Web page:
France, Louis XV the Beloved, 1715 - 1774

|France|, |France,| |Louis| |XV| |the| |Beloved,| |1715| |-| |1774||Ecu|
France took 20 Sols de Navarre coins minted in 1719 and 1720, re-struck them as Sixth Ecu de France (between the years of 1720 and 1723) essentially creating a coin worth 1 livre. These re-struck coins, however, were eventually assigned the value of 18 Sols.
WO93952. Silver Ecu, SCWC KM 512.12, Duplessy 1680, Ciani 2122, Lafaurie 698, VF, nicely toned, weight 28.866 g, maximum diameter 41.5 mm, die axis 180o, Bayonne mint, 1771; obverse LVD•XV•D•G•FR•ET•NAV•REX (Louis XV, by the Grace of God, king of France and Navarre), young portrait left, laureate, two flowers (privy mark) below; reverse •SIT•NOMEN•DOMIN•BENEDICTVM*1771• (May the name of the Lord be blessed), crowned arms of France, crowned oval shield with three lis, surrounded by oak wreath; $360.00 SALE |PRICE| $324.00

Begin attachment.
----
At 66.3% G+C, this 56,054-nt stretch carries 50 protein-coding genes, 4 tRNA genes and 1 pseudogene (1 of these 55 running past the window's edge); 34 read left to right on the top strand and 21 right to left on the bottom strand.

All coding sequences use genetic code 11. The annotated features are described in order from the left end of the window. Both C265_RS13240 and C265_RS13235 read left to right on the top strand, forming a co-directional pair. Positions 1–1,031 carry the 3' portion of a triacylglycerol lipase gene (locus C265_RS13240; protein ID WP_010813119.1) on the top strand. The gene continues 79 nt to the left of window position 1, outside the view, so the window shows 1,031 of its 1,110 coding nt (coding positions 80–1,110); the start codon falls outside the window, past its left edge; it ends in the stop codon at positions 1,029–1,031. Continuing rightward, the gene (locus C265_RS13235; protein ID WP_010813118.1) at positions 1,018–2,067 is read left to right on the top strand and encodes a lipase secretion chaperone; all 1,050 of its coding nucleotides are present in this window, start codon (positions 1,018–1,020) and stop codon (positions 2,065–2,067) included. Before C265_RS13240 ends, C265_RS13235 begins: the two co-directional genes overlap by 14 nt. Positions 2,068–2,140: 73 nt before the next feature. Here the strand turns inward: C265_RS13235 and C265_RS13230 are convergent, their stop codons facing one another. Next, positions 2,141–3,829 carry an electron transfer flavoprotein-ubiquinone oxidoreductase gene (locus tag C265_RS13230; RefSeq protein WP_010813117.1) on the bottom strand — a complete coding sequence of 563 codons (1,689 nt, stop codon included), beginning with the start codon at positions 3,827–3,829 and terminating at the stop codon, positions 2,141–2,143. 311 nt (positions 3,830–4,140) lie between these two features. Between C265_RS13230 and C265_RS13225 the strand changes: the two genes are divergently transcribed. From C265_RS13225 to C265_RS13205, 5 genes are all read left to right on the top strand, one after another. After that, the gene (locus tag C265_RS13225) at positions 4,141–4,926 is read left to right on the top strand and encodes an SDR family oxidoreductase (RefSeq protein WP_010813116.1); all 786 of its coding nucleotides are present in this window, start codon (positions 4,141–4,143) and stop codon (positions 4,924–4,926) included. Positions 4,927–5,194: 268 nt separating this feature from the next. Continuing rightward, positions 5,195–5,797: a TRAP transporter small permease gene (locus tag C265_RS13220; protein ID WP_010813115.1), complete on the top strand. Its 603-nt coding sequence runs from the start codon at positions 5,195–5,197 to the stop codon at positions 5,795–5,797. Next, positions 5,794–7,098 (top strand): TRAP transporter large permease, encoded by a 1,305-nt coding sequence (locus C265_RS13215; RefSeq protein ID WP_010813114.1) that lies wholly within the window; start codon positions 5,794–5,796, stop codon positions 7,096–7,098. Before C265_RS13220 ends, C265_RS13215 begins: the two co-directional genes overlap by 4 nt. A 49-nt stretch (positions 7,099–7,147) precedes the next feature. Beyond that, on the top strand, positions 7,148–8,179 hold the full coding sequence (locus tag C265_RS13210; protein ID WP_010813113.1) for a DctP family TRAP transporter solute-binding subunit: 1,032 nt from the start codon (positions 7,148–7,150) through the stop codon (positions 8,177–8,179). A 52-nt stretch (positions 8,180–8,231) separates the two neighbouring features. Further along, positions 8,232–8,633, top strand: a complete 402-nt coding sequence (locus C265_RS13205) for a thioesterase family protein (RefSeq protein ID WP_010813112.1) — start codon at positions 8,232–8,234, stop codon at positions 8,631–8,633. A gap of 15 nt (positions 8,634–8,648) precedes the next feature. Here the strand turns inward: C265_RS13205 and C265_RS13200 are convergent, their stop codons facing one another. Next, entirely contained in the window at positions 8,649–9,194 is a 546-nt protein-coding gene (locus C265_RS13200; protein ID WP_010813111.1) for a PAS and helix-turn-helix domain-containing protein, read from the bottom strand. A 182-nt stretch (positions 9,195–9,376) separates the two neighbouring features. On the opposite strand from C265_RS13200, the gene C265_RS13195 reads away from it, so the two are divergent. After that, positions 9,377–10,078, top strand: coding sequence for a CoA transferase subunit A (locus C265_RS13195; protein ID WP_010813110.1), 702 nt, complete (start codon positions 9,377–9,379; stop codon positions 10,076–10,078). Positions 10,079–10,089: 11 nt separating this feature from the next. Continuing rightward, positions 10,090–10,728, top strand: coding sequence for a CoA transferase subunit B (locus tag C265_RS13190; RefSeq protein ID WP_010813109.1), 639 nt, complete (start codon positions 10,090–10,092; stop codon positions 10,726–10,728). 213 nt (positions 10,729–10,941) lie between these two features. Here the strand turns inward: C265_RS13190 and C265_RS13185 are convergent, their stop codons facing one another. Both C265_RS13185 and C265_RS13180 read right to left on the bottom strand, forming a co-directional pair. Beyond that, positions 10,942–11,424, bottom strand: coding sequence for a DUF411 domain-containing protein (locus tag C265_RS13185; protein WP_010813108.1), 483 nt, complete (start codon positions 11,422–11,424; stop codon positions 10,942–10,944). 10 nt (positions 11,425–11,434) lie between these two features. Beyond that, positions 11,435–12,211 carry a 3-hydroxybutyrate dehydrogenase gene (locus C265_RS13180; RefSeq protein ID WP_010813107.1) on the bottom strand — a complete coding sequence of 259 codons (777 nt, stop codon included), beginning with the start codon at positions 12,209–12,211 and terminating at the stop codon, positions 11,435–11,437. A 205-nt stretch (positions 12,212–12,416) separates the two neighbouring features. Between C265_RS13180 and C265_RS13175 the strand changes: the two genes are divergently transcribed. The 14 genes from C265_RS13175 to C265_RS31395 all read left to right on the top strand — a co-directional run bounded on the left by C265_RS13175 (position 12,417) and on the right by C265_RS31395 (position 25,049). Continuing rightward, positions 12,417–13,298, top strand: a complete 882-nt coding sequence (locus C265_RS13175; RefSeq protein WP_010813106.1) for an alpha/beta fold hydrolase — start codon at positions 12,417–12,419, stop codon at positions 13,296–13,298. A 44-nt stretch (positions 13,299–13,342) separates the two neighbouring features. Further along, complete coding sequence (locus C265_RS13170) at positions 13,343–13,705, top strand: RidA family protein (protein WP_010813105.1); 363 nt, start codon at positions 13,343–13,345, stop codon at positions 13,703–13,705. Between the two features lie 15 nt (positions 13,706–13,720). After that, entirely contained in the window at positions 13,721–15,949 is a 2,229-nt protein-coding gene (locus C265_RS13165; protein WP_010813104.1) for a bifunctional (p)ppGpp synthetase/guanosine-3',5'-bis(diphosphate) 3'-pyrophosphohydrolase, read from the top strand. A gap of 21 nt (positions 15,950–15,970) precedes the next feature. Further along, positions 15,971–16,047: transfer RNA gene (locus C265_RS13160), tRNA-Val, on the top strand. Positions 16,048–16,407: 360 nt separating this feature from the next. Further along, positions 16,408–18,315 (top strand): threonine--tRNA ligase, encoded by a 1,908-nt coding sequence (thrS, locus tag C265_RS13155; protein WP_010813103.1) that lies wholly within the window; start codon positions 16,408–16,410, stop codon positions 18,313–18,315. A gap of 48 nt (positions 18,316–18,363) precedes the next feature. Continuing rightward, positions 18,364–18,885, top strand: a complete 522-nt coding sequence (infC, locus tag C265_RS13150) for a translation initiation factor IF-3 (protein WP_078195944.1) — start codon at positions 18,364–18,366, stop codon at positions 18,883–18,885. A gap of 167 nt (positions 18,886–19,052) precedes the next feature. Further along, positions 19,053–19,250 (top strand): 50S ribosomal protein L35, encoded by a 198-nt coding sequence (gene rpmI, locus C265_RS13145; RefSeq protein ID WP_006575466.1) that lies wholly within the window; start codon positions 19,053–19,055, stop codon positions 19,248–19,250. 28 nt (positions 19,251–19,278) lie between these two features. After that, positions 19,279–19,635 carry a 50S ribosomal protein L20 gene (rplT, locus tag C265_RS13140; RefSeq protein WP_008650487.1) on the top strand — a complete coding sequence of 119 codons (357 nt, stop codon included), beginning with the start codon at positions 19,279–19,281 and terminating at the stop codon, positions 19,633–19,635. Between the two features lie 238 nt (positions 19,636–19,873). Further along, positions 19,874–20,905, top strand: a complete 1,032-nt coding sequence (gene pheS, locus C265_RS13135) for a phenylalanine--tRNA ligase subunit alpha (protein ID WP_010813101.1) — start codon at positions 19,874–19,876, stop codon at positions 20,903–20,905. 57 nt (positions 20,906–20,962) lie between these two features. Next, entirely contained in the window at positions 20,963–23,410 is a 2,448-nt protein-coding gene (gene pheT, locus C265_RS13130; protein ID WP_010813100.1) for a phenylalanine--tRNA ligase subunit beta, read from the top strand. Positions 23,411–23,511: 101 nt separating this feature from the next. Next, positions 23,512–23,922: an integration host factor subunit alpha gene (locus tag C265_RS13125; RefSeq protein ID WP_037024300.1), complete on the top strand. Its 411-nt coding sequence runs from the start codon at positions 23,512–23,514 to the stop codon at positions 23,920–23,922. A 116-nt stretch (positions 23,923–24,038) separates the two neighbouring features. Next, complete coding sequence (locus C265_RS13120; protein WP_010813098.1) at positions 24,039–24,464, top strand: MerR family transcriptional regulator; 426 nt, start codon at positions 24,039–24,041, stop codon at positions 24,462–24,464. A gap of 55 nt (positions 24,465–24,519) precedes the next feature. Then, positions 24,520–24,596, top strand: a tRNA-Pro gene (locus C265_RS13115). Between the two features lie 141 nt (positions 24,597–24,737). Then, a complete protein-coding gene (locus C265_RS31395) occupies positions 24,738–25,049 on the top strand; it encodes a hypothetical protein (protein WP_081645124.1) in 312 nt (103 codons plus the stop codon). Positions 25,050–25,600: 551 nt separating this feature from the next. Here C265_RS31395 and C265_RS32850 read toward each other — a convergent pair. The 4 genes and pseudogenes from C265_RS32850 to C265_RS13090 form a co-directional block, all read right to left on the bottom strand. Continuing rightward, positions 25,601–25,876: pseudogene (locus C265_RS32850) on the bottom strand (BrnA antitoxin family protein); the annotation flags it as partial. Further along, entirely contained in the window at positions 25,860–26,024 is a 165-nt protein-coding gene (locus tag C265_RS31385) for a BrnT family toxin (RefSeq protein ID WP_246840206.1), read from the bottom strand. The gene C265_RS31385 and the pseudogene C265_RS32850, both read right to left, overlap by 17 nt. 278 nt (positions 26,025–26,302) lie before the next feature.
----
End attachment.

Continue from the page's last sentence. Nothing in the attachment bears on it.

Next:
France, John II the Good, 1350 - 1364 A.D.

|France|, |France,| |John| |II| |the| |Good,| |1350| |-| |1364| |A.D.||Gros| |à| |la| |couronne|
When John II the Good (French: Jean le Bon) came to power, France faced many disasters: the Black Death killed nearly half its population, there were popular revolts, unemployed mercenaries plundered the country, and losses to the English, including the Battle of Poitiers of 1356, in which John was captured. While John was a prisoner in London, his son Charles had to suppress several rebellions. To liberate his father, in 1360 Charles concluded the Treaty of Brétigny, by which France surrendered territory and promised to pay an enormous ransom. In an exchange of hostages, including his son Louis, John was released from captivity to raise funds for his ransom. Upon his return in France, he created the franc to stabilize the currency. John tried to get rid of the mercenaries by sending them on a crusade, but Pope Innocent VI died shortly before their planned meeting in Avignon. After his son Louis escaped from captivity, John shocked and dismayed his people by announcing that for "good faith and honor" he would voluntarily return to captivity in England. John was greeted in London in 1364 with parades and feasts, however, a few months after his arrival he fell ill with an unknown malady and died. His body was returned to France, where he was interred in the royal chambers at Saint Denis Basilica. He was succeeded by his son Charles V.